In the US, we'll only get the 8 Series in M850i xDrive Coupe guise for now, though Convertible, Gran Coupe and M8 variants are on the way. For the time being, every 'Murica-spec 8 Series will ride on 20-inch wheels, with staggered 245/35-series front and 275/30-series rear run-flat tires. If you want summer tires (you do), BMW will fit them to your M850i for no additional charge. The only other exterior options are dark-finish trim, which costs $350 and looks great, and a carbon fiber roof, which is cool, I guess, but adds $3,000 to your bottom line.
A number of single- and two-tone leather hues are available inside the cabin, paired with either woodgrain, metal, piano black or even fabric accents. Front-seat accommodations are plenty spacious for both driver and passenger, with ample head-, leg- and shoulder-room. The seats themselves are equal parts comfortable and supportive, and all the surrounding materials are some of BMW's best. The gear selector can be outfitted in crystal, dahling, for $650, and the buttons that surround it appear flat and flush on the console. All the controls have a satisfying action. You won't find any cheap plastics in here.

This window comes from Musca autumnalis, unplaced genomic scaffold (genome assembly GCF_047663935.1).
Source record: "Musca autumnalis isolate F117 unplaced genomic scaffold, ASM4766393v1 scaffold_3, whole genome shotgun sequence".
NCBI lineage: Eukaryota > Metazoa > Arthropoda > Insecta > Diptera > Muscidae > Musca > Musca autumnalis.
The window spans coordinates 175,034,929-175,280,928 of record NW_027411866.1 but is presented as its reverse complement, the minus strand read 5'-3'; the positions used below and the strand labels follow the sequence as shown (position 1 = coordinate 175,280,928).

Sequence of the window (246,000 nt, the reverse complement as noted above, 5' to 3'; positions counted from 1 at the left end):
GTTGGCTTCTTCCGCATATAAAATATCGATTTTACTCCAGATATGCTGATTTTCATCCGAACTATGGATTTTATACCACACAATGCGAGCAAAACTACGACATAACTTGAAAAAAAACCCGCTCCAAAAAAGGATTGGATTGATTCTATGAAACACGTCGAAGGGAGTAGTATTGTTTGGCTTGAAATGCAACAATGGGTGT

If the 8 Series' interior has one sore spot, it's that the rear seats are not only difficult to get in and out of, but dreadfully cramped once you're back there, even with my short-side-of-average, five-foot, seven-inch stature. The Mercedes S-Class Coupe does a lot better here -- mostly because it's several inches longer and its roofline isn't so steeply raked -- but then again, you probably didn't buy a two-door coupe counting on spacious back seats, did you?
No shortage of onboard tech